Legendary oceanographer Sylvia Earle is on a personal mission to save the ocean. For generations, we have believed that the ocean is too big to fail. We have overfished it to the point of collapse; used it as a massive dumping ground; and drilled for oil thousands of feet down, regardless of the environmental risks. It’s a model we can no longer sustain.
Having logged over 7000 hours and more than 70 expeditions underwater, Sylvia Earle is uniquely positioned to help us understand why. “Mission Blue” – shot during a 3-year period in numerous locations around the world – the film traces Sylvia’s remarkable personal journey, from her earliest memories exploring the ocean as a young girl to her days leading a daring undersea mission in the Virgin Islands and beyond. The film deftly weaves her unique personal history with the passion that consumes Sylvia today: creating a global parks system for the ocean that she calls “Hope Spots”. As she eloquently expressed in her TED prize wish, Sylvia passionately believes that this ambitious plan is the best way to restore the health of the ocean. But as she travels to the Gulf of Mexico, the Galapagos Islands, the Coral Sea, and beyond, it becomes clear just how daunting the challenges we face truly are.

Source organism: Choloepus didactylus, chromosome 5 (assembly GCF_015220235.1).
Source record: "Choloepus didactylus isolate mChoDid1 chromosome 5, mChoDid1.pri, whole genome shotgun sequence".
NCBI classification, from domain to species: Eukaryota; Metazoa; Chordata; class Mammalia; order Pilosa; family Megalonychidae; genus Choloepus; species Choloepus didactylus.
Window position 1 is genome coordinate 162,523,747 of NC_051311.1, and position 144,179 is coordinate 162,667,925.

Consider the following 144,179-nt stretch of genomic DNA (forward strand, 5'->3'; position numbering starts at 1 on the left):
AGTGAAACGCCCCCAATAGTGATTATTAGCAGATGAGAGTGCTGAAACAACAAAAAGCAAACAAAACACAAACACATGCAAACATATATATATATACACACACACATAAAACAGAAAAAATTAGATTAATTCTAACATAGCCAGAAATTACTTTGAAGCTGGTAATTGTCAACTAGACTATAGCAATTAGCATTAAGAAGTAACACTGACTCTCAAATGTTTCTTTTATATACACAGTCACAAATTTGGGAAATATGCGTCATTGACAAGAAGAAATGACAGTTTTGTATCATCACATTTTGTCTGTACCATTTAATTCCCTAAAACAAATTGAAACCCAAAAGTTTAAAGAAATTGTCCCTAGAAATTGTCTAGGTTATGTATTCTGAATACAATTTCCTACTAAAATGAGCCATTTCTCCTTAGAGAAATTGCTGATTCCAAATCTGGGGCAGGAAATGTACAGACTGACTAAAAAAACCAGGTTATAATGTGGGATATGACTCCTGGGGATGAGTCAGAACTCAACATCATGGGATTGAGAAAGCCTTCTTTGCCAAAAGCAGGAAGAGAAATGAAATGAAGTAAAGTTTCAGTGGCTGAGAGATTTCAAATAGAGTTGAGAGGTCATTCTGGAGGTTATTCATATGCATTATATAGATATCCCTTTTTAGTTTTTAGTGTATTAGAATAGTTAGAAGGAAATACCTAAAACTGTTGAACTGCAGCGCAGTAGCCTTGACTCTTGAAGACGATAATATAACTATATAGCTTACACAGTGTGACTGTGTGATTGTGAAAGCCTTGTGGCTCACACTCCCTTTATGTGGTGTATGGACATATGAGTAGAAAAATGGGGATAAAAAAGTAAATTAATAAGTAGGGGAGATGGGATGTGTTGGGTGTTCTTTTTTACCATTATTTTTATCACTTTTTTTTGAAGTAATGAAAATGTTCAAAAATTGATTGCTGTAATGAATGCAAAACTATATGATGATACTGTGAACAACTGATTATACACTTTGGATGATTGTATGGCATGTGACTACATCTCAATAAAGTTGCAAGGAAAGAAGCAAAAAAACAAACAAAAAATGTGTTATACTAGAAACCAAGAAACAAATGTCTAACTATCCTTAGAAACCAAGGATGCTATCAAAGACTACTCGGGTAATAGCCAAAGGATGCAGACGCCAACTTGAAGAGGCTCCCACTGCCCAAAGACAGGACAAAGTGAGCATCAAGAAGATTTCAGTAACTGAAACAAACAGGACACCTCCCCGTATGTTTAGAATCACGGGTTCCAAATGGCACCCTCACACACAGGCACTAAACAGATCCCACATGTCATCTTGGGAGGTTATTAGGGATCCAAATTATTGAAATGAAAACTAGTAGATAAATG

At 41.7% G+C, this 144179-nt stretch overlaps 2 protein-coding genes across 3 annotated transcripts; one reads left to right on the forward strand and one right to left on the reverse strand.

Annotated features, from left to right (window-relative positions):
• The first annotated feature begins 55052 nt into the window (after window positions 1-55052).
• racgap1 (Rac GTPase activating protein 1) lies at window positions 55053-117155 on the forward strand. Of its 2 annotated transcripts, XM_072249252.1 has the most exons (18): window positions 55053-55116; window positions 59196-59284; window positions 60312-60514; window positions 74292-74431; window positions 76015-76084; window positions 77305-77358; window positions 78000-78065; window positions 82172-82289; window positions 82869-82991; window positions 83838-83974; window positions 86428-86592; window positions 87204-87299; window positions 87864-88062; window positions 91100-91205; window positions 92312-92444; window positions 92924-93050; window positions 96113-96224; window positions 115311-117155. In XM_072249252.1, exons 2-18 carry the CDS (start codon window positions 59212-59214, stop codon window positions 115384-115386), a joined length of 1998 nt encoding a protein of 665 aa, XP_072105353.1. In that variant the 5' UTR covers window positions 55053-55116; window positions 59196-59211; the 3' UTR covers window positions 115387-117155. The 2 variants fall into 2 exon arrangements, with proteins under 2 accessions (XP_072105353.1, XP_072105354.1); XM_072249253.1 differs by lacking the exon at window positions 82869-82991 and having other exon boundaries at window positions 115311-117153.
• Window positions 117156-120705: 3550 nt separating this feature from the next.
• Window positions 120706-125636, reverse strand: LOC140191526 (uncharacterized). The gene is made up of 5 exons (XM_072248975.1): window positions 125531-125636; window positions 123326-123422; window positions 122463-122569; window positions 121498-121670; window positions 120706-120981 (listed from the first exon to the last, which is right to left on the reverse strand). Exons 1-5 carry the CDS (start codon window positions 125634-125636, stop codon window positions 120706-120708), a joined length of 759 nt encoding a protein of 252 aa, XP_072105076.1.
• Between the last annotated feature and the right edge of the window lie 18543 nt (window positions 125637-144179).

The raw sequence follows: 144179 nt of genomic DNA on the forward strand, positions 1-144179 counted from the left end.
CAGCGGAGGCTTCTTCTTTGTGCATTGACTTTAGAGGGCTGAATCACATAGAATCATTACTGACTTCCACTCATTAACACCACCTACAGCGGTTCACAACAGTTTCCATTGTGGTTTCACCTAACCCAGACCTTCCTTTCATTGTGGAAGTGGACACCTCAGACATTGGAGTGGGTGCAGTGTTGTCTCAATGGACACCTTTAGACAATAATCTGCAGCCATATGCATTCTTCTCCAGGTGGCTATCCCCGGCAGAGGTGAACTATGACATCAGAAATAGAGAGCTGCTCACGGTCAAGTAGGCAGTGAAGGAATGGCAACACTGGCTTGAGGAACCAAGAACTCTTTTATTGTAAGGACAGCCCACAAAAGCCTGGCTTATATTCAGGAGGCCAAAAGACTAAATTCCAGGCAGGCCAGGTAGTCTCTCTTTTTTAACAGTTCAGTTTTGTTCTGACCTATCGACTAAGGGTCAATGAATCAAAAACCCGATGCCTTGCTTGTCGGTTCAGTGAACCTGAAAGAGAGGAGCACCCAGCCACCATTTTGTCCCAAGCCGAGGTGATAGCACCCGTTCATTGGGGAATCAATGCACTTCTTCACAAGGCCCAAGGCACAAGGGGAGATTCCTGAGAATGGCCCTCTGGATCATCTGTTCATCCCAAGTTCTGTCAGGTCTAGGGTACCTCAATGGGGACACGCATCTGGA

The film is part oceanic road trip; part biography; part action adventure story. Guiding us through the film is Fisher Stevens, whose own lifelong love for the ocean inspired him to produce the Academy award winning film, “The Cove”.In many ways, “Mission Blue” is an extension of that earlier film. But rather than explore a single issue – as “The Cove” did when it turned its lens on dolphin slaughters in Japan – “Mission Blue” tackles the daunting challenge of how to protect the global ocean that is now under attack as never before. As a witness to change over the past 60 years, Sylvia is a steadfast warrior, leading the charge to restore the ocean to health before it’s too late. Ambitious in its visual language, goals and passion for change, Mission Blue is a wake-up call – for everyone who has ever cared about or experienced the Ocean – as well as for those far inland who are dependent on rainwater, clean air and weather cycles regulated by the ocean. As Sylvia says: “No blue; no green. No ocean; no us.”